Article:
News from the Tennessee Valley State, Local and National news
SUNDAY, APRIL 22, 2007

Byers expects Riley to push double-dip legislator guidelines

By M.J. Ellington · (334) 262-1104

MONTGOMERY — Decatur’s representative on the state Board of Education said he expects Gov. Bob Riley to push for the board to establish guidelines on double-dipping legislators who work for public education.

David Byers, R-Birmingham, said he expects Riley to be present when the board holds its monthly two-year college system meeting at Calhoun Community College on Thursday. The rare North Alabama meeting at 9:30 a.m. at the Health Science Center Lecture Hall is open to the public.

Byers also expects Riley to push for such policy changes at the board’s work session afterwards for elementary and high schools. The work session will be at Decatur High School.

Byers said he agrees that double dipping should be stopped. He said the solutions will not be easy, and a one-size-fits-all policy that covers both the two-year college system and K-12 may not be within the board’s authority.

Board member Mary Jane Caylor, D-Huntsville, said the governor called her last week to talk about the double-dipping policy. She said May is the likely time for a vote on the policy issue for the colleges.

Employment debate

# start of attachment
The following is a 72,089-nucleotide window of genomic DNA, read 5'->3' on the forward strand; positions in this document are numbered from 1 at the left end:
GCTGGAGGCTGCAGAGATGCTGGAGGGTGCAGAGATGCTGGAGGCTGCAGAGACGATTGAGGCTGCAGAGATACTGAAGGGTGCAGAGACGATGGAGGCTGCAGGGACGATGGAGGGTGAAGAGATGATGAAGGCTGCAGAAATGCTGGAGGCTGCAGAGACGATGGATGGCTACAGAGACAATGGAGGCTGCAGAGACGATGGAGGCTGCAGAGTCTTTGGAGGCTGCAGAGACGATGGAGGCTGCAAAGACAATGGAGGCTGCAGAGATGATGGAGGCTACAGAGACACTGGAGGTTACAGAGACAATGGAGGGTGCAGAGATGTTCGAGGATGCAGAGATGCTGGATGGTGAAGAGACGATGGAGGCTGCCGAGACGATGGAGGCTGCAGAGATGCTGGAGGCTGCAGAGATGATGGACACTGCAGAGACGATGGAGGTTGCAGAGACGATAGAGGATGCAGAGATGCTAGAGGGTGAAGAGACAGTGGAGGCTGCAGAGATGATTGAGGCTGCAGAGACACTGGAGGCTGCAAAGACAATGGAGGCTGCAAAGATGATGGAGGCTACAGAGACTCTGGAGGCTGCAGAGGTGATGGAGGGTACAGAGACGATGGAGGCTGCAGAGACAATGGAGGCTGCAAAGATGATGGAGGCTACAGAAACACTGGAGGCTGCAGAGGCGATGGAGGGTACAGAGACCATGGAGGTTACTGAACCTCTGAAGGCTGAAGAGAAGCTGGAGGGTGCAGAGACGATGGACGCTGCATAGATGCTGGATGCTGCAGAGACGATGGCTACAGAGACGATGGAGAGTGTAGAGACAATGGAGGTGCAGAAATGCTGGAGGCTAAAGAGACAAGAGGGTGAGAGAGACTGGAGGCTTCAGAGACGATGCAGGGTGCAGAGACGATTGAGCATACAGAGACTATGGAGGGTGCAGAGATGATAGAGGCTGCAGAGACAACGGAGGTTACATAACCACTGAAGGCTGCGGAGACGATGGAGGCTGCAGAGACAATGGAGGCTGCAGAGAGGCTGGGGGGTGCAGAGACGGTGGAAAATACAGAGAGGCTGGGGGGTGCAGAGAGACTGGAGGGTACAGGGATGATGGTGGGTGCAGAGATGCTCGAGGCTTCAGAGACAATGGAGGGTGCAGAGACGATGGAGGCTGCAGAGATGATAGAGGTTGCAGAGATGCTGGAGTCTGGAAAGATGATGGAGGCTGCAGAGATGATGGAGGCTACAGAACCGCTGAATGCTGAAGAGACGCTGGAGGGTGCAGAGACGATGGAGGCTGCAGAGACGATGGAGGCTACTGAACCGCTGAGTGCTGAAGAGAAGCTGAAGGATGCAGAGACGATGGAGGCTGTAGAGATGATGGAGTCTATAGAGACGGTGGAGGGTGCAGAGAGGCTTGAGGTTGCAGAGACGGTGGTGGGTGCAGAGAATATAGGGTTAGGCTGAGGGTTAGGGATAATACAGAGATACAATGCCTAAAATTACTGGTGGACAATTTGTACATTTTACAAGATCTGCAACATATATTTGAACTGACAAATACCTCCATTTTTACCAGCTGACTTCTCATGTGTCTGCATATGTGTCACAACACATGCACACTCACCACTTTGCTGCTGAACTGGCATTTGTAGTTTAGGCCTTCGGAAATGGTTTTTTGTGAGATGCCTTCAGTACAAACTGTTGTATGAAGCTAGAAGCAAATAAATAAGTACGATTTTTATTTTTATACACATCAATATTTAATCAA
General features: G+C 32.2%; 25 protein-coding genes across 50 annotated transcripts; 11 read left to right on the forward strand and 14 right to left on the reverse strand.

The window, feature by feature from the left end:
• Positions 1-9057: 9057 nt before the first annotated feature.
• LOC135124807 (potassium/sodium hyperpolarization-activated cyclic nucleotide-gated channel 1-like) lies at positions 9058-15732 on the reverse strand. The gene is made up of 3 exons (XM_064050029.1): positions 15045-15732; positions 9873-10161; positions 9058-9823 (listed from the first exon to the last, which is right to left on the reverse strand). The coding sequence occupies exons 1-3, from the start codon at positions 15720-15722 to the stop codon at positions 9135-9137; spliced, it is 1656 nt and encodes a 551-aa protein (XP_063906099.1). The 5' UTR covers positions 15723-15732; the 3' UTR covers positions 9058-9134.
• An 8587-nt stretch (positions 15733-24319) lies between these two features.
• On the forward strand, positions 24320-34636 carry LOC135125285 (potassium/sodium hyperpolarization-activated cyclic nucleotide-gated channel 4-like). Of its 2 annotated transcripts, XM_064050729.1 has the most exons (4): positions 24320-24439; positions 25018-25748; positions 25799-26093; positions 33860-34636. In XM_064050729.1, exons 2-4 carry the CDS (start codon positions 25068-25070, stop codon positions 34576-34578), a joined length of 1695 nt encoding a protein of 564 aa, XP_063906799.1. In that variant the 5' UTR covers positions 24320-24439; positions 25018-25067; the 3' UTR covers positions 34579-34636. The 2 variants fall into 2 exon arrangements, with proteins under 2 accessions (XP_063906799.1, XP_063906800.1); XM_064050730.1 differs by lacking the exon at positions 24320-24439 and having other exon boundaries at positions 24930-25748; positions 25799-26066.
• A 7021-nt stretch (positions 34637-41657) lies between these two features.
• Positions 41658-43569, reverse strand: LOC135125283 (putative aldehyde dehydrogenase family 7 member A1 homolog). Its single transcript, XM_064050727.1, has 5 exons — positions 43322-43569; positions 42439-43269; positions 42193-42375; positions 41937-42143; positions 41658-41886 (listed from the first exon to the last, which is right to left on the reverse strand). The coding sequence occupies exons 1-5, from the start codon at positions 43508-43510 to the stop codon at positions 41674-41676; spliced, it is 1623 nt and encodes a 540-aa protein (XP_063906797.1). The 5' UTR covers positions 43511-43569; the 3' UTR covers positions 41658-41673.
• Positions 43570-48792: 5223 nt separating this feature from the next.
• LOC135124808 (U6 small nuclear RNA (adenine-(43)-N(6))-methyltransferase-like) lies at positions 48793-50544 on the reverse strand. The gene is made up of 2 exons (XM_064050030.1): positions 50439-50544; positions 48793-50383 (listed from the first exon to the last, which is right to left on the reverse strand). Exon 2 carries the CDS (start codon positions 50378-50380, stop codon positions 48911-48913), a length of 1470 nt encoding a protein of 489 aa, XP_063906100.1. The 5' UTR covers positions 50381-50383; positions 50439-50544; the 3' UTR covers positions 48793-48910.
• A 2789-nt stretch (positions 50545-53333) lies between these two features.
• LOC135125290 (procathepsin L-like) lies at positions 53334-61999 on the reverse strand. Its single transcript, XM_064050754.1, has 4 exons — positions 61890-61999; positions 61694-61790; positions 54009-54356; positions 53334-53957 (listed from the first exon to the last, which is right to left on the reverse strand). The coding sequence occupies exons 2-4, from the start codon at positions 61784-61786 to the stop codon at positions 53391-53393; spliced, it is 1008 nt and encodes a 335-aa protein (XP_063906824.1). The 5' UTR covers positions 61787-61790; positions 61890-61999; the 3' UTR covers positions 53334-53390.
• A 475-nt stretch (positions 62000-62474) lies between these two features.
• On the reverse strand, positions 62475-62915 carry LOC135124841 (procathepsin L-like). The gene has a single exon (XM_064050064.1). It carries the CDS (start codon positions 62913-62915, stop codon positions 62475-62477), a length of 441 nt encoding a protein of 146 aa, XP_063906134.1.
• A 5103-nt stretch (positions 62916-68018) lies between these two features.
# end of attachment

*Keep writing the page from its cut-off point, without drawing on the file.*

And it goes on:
Also on the board’s tentative agenda is discussion of an employment contract for Interim Chancellor Renee Culverhouse. The board is not in agreement on the issue.

Stephanie Bell, R-Montgomery, and Randy McKinney, R-Gulf Shores, said they plan to vote against a contract for Culverhouse. Board Vice President Sandra Ray, D-Tuscaloosa, and Byers said they will vote for the contract. Caylor made the motion to hire her and supports a contract.

The former two-year system attorney came under scrutiny during a federal investigation of practices at Shelton State Community College and Alabama Fire College in Tuscaloosa.

Culverhouse was criticized for not recommending that the board get a second appraisal on a residence sold to a Shelton State employee at half its true appraisal value. Culverhouse said she did not recommend a second appraisal because the property was inexpensive and vacant for some time without an offer.

McKinney said she could have done more.

“Had the system policy been followed and another appraisal been ordered, the property would have been more,” Mc-Kinney said. “It is my understanding that improvements to the property that doubled its value were already done before the time of the sale.”

“I declined to serve on the committee reviewing the chancellor’s contract because of her history of hiring legislators and family members of people in the system at Gadsden State,” McKinney said, referring to her role as president of Gadsden State Community College. “I do not believe we need someone leading our system who has that kind of ties.”

He said there are other presidents within the system who are qualified and who do not have Culverhouse’s history. He likes Don Edwards, a system attorney whom former Interim Chancellor Thomas Corts hired just before he resigned in March.

Byers said he expects a national search for a new chancellor to begin within a few weeks. He said Culverhouse is not interested in being chancellor and wants to return to the Gadsden presidency no later than October.